From the Letters to the Editor column of the October 2010 issue of Perspectives on History
Editor's Note: Perspectives on History welcomes letters to the editor on issues discussed in its pages or which are relevant to the profession. Letters should ideally be brief and should be sent to Letters to the Editor (or mailed to Letters to the Editor, Perspectives on History, AHA, 400 A Street SE, Washington, DC 20003-3889) along with full contact information. Letters selected for publication may be edited for style, length, and content. Publication of letters does not signify endorsement by the AHA of the views expressed by the authors, who alone are responsible for ensuring accuracy of the letters' contents. Institutional affiliations are provided only for identification purposes.
On Academic Writing
To the Editor:
I am writing in response to Gordon S. Wood’s article “In Defense of Academic Writing.” Wood in my view conflates two issues: analytic writing and writing style. One can write an analytic work and still write with much better style, and thus produce much more readable prose, than many academics do today. Learning to write well is independent of whether one writes in a narrative or analytical format and structure. I have spent many years working at learning to write well in terms of style, and I hope that some of the fruits of my labors are evident in my most recent book, which combines narrative and analysisit is not always necessary to confine a book to only one approach. Here are a few tips I gained from my writing workshops that all academics who wish to have their writing, regardless of the subject matter, reach a wider audience should consider: 1. avoid the passive voiceit puts a barrier between writer and reader and often results in unnecessarily convoluted writing; 2. avoid jargon, for the same reasons; 3. pay attention to sentence structure and cadenceuse strong, direct, nouns and verbs and vary the structure of your sentences. These are not intellectually difficult to master, but they do mean that writers who wish to write well must pay attention to their writing, to how they say things as well as to their content, to what they wish to say. And that is true of any kind of writing aimed for any audience, if it is to be truly effective and enjoyable to read.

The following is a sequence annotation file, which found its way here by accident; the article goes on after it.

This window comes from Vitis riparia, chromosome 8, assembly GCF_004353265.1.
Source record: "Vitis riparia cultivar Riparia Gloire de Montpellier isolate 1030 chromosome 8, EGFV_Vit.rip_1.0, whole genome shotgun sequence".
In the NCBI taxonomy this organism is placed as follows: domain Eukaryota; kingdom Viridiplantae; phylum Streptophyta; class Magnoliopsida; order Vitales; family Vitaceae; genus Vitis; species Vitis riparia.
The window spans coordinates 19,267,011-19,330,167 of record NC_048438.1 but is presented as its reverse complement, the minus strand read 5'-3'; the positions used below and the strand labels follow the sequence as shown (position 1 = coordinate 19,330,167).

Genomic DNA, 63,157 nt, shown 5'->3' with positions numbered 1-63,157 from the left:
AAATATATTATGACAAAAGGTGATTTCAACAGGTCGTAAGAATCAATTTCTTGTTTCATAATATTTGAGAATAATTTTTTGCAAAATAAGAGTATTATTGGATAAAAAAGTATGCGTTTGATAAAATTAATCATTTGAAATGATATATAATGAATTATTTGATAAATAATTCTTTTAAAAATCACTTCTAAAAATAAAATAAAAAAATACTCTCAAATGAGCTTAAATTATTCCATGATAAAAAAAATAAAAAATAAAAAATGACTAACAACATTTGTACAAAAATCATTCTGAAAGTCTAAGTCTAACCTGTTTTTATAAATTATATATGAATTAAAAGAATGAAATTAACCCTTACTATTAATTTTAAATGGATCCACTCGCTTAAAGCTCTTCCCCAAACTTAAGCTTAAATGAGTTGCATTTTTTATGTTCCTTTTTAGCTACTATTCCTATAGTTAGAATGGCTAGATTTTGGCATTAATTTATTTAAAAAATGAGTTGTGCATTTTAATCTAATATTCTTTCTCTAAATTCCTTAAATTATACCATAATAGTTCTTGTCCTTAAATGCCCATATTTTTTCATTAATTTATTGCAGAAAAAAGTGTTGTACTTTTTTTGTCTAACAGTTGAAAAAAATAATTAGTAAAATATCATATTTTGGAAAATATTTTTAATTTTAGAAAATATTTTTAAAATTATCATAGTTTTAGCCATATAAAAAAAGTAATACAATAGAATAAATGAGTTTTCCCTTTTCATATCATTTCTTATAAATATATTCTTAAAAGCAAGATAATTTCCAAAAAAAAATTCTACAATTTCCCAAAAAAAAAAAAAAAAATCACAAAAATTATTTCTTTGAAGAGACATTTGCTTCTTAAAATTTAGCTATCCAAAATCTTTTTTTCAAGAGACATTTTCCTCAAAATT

Gayle K. Brunelle
California State University at Fullerton
Copyright © American Historical AssociationLast Updated: September 26, 2010 7:34 PM